“In order to give love, we must receive love; as we receive love, we learn to love ourselves; and as we love ourselves, we have so much more love to give.”
The past months have served as a stark reminder of a truth I’ve long known but needed to know again: We need each other. We truly cannot do it alone. What is “it,” you may ask? Life. From loss to depression, to holidays to successes, to serving to needing to be served, I’ve been faced with this truth once more these past months–that we belong to one another, and that alone, we fail, we suffer, we fall.
Family, Friends, & Support: We Need Each Other
I don’t want any of us to fall. I want each of us to feel loved, supported, and uplifted. I want each of us to know we are not alone. I want each of us to reach out for help when we need it, and especially to let help in. I want us to remember that, as human beings, we are one. We are connected. We are not separate, and we certainly cannot do life alone.
10 Crucial Ways to Be there for Each Other
How? How do we ensure we are completing the cycle of giving and receiving love? How do we ensure we’re actually there for each other, that we’re doing what we must to support one another? Here are 10 things we can do, which I believe are crucial to “being there.” Pick at least one; then, make sure you do it today.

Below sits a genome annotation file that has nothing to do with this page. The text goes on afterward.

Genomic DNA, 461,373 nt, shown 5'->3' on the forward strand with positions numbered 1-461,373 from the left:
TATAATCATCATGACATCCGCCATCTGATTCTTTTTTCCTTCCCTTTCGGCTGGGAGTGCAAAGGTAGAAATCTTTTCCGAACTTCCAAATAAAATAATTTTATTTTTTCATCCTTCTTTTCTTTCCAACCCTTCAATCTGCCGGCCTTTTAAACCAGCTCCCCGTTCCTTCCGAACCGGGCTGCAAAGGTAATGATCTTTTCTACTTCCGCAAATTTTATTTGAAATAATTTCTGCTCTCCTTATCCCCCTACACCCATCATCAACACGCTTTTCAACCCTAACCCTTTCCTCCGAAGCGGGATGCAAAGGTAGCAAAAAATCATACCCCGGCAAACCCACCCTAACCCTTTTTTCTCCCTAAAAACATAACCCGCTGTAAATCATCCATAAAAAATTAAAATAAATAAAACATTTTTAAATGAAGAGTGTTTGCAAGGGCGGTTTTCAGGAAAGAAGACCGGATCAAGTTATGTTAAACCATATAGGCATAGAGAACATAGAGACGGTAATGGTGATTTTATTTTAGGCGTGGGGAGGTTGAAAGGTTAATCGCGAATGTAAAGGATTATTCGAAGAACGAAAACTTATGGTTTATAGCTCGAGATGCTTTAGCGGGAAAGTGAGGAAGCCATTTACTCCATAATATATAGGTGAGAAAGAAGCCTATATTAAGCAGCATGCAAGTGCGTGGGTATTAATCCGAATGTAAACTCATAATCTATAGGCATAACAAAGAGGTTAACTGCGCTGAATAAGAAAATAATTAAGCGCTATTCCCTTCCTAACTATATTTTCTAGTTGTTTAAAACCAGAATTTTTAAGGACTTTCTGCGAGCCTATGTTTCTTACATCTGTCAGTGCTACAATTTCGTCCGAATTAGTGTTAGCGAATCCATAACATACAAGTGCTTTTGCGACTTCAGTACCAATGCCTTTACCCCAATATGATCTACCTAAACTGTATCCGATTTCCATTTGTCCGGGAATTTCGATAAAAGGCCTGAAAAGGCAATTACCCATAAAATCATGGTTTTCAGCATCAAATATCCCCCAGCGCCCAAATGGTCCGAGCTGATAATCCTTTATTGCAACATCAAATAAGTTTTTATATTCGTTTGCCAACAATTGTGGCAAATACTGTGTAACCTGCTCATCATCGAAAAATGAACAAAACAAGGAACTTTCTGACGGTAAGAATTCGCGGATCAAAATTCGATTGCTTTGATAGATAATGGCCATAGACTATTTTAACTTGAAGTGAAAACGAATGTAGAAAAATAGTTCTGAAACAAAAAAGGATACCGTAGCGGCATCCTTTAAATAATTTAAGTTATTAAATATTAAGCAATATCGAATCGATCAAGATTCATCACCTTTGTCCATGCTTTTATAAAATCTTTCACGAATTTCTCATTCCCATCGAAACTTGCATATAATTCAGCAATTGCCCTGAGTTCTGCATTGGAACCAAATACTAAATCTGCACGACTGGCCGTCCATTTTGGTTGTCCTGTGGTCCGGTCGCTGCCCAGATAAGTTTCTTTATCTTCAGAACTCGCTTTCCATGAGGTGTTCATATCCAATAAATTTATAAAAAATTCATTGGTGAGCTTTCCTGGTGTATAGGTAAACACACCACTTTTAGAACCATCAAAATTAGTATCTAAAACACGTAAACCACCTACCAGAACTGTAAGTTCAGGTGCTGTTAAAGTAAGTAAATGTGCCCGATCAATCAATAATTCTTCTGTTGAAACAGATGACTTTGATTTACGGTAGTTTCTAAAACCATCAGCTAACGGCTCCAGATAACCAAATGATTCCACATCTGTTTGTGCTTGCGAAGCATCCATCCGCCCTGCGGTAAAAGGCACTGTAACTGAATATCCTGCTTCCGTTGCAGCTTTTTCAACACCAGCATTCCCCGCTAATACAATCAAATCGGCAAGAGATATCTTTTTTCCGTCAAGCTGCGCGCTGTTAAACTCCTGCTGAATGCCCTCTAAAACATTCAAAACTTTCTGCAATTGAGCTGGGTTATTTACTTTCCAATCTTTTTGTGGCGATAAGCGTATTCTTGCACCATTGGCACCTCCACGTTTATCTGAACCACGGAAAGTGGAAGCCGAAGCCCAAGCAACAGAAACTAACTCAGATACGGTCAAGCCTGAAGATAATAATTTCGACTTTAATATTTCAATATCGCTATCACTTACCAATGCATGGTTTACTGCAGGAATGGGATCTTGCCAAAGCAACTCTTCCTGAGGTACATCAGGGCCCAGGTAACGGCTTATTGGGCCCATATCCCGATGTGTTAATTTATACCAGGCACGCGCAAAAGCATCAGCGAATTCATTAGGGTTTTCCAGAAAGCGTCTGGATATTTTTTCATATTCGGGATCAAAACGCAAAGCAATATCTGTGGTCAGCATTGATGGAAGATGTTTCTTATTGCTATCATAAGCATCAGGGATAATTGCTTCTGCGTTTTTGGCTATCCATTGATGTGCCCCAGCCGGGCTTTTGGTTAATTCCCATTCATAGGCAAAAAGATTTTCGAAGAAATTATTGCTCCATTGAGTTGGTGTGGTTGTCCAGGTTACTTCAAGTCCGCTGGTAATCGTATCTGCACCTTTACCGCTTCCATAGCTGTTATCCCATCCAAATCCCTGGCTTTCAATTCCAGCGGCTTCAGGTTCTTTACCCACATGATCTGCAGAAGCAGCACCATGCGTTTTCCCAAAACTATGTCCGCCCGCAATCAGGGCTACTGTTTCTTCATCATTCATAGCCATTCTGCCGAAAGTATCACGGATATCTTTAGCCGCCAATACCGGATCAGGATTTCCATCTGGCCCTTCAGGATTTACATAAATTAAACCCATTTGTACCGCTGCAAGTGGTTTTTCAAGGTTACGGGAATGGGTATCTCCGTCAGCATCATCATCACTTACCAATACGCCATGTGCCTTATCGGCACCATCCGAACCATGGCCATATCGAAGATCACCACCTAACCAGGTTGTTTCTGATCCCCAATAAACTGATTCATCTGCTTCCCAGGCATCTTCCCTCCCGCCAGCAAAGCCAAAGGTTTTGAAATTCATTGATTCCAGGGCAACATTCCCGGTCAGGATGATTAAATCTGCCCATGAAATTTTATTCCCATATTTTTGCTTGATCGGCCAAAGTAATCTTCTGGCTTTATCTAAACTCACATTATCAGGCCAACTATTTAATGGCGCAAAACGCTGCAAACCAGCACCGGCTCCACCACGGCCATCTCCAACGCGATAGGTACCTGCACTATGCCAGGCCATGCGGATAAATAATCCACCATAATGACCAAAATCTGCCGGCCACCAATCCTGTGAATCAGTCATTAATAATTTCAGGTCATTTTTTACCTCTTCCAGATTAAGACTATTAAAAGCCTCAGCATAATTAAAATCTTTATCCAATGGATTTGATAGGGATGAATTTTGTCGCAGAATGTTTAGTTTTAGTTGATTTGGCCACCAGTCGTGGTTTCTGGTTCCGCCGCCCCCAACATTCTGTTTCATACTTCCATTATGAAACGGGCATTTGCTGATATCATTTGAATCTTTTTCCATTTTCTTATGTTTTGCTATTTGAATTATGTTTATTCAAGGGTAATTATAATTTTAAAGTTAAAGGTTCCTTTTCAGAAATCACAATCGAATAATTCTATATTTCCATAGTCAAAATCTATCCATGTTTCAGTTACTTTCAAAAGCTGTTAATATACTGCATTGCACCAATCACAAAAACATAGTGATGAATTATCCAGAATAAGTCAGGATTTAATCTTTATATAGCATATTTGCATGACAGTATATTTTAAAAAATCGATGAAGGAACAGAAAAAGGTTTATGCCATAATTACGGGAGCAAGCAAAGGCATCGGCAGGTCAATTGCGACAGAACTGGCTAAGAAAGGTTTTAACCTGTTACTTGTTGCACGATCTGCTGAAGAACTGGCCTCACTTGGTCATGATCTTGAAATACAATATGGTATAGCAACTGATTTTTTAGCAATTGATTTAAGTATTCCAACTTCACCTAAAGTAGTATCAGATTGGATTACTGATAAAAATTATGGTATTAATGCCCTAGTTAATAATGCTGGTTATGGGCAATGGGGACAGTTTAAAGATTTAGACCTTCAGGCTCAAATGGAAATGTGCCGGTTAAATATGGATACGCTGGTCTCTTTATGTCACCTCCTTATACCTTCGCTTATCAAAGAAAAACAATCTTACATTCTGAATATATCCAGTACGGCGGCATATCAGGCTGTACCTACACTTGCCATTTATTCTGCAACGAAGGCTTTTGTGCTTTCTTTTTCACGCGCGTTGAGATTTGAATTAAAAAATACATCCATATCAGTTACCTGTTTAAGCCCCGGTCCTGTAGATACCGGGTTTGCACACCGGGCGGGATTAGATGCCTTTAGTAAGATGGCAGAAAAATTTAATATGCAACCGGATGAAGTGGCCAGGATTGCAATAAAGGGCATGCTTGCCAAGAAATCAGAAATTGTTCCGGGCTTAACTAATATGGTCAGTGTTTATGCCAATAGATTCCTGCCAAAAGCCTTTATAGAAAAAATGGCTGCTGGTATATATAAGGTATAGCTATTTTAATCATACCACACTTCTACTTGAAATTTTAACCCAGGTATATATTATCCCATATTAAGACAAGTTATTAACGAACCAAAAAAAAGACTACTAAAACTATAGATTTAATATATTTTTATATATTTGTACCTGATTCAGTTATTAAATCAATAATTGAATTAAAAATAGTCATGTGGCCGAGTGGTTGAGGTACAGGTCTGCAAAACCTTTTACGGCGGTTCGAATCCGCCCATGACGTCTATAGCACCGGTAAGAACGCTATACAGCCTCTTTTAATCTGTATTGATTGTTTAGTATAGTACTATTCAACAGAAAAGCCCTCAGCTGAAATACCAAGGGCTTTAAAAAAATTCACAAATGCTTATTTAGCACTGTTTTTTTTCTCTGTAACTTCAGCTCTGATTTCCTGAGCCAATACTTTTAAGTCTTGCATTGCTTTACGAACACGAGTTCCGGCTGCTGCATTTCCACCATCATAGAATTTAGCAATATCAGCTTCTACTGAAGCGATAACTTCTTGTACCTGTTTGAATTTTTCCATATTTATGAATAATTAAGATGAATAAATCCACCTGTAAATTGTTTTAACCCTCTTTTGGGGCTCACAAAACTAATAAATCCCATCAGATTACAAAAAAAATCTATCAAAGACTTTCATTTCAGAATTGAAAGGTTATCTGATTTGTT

1) Be there for one another through the hard times. It seems like a no-brainer, but I’ve learned that many of us struggle to be there when times get tough for our loved ones. We don’t know what to do, or to say, so we do and say nothing. We mustn’t do this. A few months ago, I shared my struggles with depression. It even prompted my “Many Faces of Depression” series, because I was so tired of no one saying or doing anything. Even after I posted my story, only a couple of close friends said anything to me about it, but oh what a difference their support has made to me. Then, the past few weeks, I’ve been first caring for a sick family, and then down with strep myself while also launching my new book, Who Am I Without You and completing the manuscript for my third book, all within a couple of days of each other! Add to that three snow days in a row, and it was literally the “perfect storm.” I could not have done it without the help of my husband and kids. Yes, I had to bribe my kids to watch each other so I could finish my book while I was sick and they were all home (at 3:30 in the morning!), but they did it. They were truly there for me. And so was a friend who saw my need in a Facebook post and brought me dinner that night. We need to just be there. We need to say, “I don’t know what to say, but I’m here.” We need to show up when times are tough and support each other through. It doesn’t take any special kind of skills. It simply takes great love. (Read “The Do’s & Don’ts of Helping Others Through Grief)